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8 Tips For Winter Chicken Care That Will Keep Your Birds Happy

Usually when people think of keeping chickens they envision spring, with lots of cute chicks and delicious eggs.  But once you get your birds, they’re going to be sticking around all year.  This means that you need to make sure you are prepared to care for your flock in the winter.  Here are eight tips for winter chicken care that helped my chickens stay comfortable even when it’s cold outside.

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Here are tips for winter chicken care that you need you to do. They will keep your hens happy even when it's cold and icy outdoors.

8 Tips for Winter Chicken Care

Give Them Fresh Water

The most important and most difficult part of caring for chickens in winter is making sure they have fresh, unfrozen water.   You can buy heated waterers or you can carry warm water out to them twice a day.

At first I used ice cream buckets for my hens.  Those were nice because I had a few extras.    I could fill up one in the house then carry the other back inside with me.  The plastic is durable and light enough that you can smack the frozen tub against the side of the coop until the ice slid out.

However, my favorite option is black rubber tubs, which are even more durable and take longer to freeze over.  If you put your water in the coop it may stay unfrozen longer.   The body heat from the hens helps the water not to freeze so quickly.

Have Draft Free Shelter

Chickens are able to keep their body temperature up pretty well if they are not exposed to a lot of drafts.  Make sure to cover or stuff up any cracks or drafts in the hen house.  Your birds have to have a space to get out of the wind and snow.

If you have long winters you will need as much floor space per hen as you can spare inside your coop.  Because my area has mild winters we have just 3 square feet of floor space per hen.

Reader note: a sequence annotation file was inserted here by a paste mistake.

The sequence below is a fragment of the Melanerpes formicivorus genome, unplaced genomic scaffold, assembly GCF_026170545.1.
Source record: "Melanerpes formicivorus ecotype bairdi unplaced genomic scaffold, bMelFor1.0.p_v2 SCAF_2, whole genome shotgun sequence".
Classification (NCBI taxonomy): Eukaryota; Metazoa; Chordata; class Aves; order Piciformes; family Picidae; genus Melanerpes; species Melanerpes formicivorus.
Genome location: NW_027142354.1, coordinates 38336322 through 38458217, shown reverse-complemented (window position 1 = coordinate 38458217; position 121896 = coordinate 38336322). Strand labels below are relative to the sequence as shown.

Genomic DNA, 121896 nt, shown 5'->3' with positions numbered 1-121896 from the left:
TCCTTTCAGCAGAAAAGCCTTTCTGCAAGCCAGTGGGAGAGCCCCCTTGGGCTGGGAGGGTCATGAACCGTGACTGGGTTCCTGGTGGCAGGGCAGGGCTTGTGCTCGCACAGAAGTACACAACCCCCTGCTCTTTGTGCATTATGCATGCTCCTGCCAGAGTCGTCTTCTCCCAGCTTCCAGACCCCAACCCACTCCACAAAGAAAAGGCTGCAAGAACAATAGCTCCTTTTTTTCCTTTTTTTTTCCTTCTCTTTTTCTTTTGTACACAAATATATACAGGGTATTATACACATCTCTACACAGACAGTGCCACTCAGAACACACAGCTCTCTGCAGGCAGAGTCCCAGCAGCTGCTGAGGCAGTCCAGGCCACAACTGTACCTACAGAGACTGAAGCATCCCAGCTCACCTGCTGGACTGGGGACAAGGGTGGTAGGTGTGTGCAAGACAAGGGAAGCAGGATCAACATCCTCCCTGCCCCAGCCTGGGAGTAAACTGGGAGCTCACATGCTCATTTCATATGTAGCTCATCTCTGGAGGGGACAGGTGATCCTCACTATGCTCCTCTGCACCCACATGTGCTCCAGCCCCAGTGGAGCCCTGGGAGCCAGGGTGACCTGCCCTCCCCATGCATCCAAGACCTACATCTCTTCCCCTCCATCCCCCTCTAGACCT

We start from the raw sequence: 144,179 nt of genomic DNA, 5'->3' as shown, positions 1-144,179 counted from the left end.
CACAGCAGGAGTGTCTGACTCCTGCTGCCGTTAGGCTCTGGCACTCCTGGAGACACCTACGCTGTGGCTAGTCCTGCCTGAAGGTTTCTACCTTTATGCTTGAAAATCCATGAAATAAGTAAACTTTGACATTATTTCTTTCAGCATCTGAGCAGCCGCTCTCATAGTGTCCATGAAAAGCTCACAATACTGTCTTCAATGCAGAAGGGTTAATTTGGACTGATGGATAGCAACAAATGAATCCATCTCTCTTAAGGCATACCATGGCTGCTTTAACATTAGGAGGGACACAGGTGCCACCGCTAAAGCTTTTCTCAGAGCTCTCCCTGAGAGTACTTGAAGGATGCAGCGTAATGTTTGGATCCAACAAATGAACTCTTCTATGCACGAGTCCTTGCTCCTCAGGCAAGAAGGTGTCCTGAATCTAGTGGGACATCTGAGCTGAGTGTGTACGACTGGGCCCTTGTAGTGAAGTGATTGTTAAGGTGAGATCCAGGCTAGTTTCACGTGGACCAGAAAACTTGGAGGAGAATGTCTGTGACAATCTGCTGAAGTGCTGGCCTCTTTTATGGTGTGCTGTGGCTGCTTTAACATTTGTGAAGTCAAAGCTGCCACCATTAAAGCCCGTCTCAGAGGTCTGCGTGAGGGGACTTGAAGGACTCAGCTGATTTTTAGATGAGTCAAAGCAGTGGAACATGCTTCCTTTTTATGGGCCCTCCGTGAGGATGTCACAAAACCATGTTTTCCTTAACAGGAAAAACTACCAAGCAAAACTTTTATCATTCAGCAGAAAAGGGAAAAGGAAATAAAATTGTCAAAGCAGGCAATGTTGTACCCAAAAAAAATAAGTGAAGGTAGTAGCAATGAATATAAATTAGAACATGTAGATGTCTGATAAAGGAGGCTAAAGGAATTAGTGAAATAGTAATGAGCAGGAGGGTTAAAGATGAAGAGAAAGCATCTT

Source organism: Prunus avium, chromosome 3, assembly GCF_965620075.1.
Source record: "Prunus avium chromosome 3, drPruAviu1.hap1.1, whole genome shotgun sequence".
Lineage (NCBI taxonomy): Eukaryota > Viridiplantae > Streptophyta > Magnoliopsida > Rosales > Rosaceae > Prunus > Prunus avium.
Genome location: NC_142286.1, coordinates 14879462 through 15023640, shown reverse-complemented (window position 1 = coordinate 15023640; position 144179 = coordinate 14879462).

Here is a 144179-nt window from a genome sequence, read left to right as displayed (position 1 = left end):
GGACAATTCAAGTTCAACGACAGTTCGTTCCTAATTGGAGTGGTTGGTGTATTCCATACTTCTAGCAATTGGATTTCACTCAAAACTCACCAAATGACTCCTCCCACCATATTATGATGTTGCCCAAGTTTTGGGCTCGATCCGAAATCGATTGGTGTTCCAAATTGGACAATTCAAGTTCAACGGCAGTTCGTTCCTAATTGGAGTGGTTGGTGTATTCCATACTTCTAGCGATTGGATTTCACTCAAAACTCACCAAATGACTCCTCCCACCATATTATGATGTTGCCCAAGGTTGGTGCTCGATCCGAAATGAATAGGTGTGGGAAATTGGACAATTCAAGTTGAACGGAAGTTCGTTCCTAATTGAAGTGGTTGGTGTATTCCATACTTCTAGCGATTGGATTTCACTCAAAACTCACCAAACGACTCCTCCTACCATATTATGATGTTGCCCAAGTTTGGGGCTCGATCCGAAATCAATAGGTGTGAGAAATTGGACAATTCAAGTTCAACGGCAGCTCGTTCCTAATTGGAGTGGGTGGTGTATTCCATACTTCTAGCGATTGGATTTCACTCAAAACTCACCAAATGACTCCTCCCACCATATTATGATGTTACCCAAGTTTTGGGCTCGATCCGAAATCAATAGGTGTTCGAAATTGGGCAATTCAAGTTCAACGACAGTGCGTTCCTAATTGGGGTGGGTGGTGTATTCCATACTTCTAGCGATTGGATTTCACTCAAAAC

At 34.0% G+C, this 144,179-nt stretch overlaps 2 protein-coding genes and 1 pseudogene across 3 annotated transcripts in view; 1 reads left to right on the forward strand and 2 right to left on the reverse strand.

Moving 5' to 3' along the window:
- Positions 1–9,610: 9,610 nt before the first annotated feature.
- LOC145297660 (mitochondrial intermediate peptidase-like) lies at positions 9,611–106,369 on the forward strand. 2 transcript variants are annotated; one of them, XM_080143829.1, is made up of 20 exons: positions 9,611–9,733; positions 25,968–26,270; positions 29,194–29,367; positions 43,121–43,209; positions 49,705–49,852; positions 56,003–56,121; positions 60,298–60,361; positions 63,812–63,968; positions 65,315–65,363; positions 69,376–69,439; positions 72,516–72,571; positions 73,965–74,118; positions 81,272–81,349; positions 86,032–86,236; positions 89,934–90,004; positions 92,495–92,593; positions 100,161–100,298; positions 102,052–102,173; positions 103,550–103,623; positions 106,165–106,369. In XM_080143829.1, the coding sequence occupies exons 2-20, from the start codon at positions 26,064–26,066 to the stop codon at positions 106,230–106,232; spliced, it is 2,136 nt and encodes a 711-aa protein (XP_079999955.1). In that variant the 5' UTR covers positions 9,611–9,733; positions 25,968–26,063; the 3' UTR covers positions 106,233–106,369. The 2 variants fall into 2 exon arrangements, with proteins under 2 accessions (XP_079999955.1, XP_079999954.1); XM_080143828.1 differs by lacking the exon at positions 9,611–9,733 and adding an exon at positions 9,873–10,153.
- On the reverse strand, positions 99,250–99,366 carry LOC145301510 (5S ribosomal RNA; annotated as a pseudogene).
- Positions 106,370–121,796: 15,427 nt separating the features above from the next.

When it gets cold or snowy use a tarp to cover the top and one side of the run for extra space out of the wind.

Keep Their Feet Warm

If your chickens can keep their feet warm they will be able to regulate their body temperature much more easily.  Make sure your coop has wide roosts so that the hens can keep their feet warm while roosting.

You can also add logs, stumps, or branches for them to hop up onto out of the snow in their run.

Give Plenty of Food

Chickens will require more food the colder it gets.  Having a full crop helps them stay warm when it’s cold outside.  It’s a good idea to increase their feed ration.   

You can also add in high energy foods such as cracked corn and black oil sunflower seeds to help keep those crops full.  Corn is an energy dense food and while it can make your hens fat during warmer times, they will expend all that extra food energy into body warmth during the winter.

Keep Them Entertained

Cooped up chickens are bored chickens, and bored chickens can start pecking each other.  An important part of winter chicken care is making sure there is plenty for them to do.

Spreading scratch grains, or giving your birds treats in this cute hanging treat feeder from Fresh Eggs Daily will help keep them entertained.

Use Deep Litter